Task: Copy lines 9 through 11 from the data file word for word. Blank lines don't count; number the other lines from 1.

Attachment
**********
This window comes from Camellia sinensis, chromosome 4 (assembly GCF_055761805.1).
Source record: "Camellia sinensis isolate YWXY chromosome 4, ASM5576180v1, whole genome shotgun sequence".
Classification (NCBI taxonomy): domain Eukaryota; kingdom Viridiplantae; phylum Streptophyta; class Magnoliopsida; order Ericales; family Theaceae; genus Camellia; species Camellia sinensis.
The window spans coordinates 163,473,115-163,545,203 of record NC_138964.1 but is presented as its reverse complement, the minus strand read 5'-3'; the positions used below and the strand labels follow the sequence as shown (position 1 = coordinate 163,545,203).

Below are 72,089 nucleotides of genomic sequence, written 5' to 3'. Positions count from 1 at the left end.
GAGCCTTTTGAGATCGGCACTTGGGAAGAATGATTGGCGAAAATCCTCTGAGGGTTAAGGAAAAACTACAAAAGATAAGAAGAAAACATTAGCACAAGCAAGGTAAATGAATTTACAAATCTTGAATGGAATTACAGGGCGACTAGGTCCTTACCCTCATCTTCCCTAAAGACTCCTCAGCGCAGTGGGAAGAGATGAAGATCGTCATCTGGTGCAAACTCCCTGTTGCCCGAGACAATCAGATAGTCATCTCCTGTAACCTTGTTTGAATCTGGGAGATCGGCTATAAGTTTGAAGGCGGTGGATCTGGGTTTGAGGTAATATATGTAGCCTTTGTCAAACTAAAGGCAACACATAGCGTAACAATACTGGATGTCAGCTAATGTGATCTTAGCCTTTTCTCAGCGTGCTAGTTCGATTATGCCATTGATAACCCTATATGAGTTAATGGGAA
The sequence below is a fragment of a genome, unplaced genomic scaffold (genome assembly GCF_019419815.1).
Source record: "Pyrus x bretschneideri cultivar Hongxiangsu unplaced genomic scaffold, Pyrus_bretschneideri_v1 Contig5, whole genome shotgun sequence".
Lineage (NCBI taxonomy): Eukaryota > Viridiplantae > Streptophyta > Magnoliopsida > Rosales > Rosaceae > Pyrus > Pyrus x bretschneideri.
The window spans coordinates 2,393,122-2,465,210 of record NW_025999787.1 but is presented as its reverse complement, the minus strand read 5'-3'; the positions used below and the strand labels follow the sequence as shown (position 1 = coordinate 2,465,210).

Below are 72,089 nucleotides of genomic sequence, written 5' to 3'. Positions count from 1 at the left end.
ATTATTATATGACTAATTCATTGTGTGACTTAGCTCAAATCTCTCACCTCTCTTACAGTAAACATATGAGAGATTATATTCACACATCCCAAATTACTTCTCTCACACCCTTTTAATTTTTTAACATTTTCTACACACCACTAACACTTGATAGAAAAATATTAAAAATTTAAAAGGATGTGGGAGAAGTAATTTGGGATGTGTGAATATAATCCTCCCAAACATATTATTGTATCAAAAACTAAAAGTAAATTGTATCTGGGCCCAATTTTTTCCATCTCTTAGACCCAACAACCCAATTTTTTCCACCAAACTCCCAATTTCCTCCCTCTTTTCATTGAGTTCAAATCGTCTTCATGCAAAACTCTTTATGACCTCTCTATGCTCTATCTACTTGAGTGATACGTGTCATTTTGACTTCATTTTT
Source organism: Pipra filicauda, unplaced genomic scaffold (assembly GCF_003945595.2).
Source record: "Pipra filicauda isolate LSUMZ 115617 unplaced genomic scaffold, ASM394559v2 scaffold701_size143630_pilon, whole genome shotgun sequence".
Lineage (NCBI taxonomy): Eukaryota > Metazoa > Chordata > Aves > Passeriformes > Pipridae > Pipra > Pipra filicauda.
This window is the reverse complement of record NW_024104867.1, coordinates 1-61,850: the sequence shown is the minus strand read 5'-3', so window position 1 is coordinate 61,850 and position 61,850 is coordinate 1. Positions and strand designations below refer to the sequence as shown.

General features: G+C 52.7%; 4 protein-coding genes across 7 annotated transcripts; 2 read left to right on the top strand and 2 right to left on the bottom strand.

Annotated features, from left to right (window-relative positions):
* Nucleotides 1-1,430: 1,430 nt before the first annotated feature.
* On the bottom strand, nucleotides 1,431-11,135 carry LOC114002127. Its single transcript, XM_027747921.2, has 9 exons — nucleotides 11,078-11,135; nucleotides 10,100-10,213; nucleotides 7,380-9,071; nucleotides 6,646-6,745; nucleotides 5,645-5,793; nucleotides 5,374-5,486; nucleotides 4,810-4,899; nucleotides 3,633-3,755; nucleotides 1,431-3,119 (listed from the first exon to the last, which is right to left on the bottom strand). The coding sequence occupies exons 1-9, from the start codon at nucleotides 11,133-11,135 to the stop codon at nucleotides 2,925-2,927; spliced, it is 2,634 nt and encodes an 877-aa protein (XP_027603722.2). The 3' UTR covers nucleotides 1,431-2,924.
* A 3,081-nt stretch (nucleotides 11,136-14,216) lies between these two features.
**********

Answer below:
Lineage (NCBI taxonomy): Eukaryota > Viridiplantae > Streptophyta > Magnoliopsida > Rosales > Rosaceae > Pyrus > Pyrus x bretschneideri.
The window spans coordinates 2,393,122-2,465,210 of record NW_025999787.1 but is presented as its reverse complement, the minus strand read 5'-3'; the positions used below and the strand labels follow the sequence as shown (position 1 = coordinate 2,465,210).

Below are 72,089 nucleotides of genomic sequence, written 5' to 3'. Positions count from 1 at the left end.